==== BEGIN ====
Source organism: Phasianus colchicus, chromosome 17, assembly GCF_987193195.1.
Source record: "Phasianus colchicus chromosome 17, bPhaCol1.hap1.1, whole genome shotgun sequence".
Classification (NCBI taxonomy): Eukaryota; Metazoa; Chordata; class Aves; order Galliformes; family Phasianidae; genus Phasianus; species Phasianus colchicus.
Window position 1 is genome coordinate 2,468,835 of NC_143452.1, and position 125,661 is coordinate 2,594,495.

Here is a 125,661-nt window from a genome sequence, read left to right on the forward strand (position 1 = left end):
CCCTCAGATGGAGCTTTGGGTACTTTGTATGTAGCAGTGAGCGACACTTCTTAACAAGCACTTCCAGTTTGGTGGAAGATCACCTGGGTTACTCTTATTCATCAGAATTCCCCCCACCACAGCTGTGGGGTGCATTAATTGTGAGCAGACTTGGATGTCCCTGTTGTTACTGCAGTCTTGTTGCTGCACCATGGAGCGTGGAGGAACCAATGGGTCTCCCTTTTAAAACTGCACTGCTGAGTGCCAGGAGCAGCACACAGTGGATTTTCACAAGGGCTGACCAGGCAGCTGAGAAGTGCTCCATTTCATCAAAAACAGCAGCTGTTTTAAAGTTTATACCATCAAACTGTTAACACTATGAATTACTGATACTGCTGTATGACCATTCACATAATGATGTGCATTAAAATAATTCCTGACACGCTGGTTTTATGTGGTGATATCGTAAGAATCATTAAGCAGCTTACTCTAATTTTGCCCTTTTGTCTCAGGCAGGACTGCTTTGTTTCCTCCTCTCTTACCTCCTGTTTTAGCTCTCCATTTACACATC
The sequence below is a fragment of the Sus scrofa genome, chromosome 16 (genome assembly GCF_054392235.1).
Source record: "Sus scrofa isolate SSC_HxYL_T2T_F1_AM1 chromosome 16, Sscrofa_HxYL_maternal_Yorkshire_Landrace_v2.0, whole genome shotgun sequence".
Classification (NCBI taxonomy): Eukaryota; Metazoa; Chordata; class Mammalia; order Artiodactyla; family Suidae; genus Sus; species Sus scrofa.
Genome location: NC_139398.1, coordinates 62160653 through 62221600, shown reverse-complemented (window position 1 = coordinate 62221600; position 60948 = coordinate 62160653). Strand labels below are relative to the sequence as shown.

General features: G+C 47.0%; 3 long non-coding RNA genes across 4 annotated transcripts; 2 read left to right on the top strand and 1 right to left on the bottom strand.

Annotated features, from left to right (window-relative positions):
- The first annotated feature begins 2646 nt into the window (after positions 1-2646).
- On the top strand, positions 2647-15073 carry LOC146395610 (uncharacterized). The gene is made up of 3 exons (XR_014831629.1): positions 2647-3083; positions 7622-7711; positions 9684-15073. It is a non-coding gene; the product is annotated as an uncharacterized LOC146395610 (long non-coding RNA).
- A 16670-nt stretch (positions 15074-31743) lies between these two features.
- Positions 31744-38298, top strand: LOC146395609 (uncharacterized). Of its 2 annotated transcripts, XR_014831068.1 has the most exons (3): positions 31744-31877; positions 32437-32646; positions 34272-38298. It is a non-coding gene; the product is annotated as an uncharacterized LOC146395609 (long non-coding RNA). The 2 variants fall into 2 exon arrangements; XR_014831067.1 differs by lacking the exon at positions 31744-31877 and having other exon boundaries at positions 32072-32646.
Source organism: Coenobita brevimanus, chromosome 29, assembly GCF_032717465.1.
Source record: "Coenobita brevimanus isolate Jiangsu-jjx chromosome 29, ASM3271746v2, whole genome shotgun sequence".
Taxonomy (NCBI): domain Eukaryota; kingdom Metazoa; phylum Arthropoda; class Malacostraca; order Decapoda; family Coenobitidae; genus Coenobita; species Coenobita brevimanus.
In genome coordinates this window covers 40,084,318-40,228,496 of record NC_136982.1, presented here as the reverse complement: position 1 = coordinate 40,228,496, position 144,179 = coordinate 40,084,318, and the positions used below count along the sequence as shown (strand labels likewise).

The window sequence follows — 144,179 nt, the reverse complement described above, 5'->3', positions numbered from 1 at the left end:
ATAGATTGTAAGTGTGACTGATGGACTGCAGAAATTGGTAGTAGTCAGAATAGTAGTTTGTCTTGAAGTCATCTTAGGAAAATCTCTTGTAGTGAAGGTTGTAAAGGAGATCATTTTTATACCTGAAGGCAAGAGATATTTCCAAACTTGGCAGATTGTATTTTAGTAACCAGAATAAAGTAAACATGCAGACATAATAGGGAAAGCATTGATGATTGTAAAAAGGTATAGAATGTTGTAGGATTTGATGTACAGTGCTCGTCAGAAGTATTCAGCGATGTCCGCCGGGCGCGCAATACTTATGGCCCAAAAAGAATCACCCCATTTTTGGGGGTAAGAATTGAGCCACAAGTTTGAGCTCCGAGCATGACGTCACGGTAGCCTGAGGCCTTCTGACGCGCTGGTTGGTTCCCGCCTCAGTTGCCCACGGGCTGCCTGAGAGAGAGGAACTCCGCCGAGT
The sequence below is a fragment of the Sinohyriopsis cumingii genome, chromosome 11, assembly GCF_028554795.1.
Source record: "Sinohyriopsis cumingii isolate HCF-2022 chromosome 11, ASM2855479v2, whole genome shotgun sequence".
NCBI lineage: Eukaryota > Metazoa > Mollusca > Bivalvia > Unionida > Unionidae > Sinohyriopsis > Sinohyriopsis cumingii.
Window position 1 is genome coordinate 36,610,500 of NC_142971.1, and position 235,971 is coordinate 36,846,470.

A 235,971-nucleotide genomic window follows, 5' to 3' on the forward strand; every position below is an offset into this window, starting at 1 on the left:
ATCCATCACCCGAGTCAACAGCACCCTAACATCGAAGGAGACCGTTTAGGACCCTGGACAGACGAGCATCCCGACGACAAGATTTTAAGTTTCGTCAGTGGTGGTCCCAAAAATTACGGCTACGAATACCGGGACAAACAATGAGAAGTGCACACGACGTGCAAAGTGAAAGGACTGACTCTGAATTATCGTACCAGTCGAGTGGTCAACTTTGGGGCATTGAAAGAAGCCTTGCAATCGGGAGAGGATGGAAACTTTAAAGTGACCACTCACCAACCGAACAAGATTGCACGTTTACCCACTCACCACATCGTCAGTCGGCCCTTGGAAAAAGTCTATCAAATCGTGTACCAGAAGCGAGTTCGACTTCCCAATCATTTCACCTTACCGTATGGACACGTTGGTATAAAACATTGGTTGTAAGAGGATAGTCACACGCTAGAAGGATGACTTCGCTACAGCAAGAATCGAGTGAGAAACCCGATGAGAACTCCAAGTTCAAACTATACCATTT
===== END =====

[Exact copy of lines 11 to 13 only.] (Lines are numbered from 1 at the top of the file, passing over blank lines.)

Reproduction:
General features: G+C 47.0%; 3 long non-coding RNA genes across 4 annotated transcripts; 2 read left to right on the top strand and 1 right to left on the bottom strand.

Annotated features, from left to right (window-relative positions):
- The first annotated feature begins 2646 nt into the window (after positions 1-2646).